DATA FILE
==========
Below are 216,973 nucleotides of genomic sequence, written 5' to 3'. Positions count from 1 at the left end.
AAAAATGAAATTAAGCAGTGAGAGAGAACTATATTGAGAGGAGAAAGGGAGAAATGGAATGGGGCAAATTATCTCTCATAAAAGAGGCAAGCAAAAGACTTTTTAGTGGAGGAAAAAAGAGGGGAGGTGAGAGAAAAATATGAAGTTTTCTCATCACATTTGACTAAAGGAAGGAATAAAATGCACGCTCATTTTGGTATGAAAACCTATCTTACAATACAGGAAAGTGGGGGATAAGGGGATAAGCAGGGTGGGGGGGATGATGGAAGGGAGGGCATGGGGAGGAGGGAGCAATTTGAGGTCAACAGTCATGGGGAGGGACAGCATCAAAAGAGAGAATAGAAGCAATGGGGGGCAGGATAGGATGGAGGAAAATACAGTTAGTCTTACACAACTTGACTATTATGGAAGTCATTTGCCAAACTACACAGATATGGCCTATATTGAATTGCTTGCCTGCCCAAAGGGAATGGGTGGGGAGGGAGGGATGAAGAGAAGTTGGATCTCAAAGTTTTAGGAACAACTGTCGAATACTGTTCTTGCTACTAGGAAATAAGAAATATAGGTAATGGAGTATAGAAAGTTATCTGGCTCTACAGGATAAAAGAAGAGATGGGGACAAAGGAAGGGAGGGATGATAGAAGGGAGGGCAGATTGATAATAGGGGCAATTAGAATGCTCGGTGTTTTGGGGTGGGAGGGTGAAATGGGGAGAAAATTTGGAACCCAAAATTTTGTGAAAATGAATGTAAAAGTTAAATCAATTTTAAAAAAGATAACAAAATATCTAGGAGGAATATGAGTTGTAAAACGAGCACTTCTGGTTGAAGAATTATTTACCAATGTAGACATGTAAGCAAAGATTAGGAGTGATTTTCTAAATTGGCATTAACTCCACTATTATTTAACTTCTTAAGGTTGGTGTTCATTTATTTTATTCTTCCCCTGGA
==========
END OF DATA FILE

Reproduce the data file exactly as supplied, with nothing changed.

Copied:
Below are 216,973 nucleotides of genomic sequence, written 5' to 3'. Positions count from 1 at the left end.
AAAAATGAAATTAAGCAGTGAGAGAGAACTATATTGAGAGGAGAAAGGGAGAAATGGAATGGGGCAAATTATCTCTCATAAAAGAGGCAAGCAAAAGACTTTTTAGTGGAGGAAAAAAGAGGGGAGGTGAGAGAAAAATATGAAGTTTTCTCATCACATTTGACTAAAGGAAGGAATAAAATGCACGCTCATTTTGGTATGAAAACCTATCTTACAATACAGGAAAGTGGGGGATAAGGGGATAAGCAGGGTGGGGGGGATGATGGAAGGGAGGGCATGGGGAGGAGGGAGCAATTTGAGGTCAACAGTCATGGGGAGGGACAGCATCAAAAGAGAGAATAGAAGCAATGGGGGGCAGGATAGGATGGAGGAAAATACAGTTAGTCTTACACAACTTGACTATTATGGAAGTCATTTGCCAAACTACACAGATATGGCCTATATTGAATTGCTTGCCTGCCCAAAGGGAATGGGTGGGGAGGGAGGGATGAAGAGAAGTTGGATCTCAAAGTTTTAGGAACAACTGTCGAATACTGTTCTTGCTACTAGGAAATAAGAAATATAGGTAATGGAGTATAGAAAGTTATCTGGCTCTACAGGATAAAAGAAGAGATGGGGACAAAGGAAGGGAGGGATGATAGAAGGGAGGGCAGATTGATAATAGGGGCAATTAGAATGCTCGGTGTTTTGGGGTGGGAGGGTGAAATGGGGAGAAAATTTGGAACCCAAAATTTTGTGAAAATGAATGTAAAAGTTAAATCAATTTTAAAAAAGATAACAAAATATCTAGGAGGAATATGAGTTGTAAAACGAGCACTTCTGGTTGAAGAATTATTTACCAATGTAGACATGTAAGCAAAGATTAGGAGTGATTTTCTAAATTGGCATTAACTCCACTATTATTTAACTTCTTAAGGTTGGTGTTCATTTATTTTATTCTTCCCCTGGA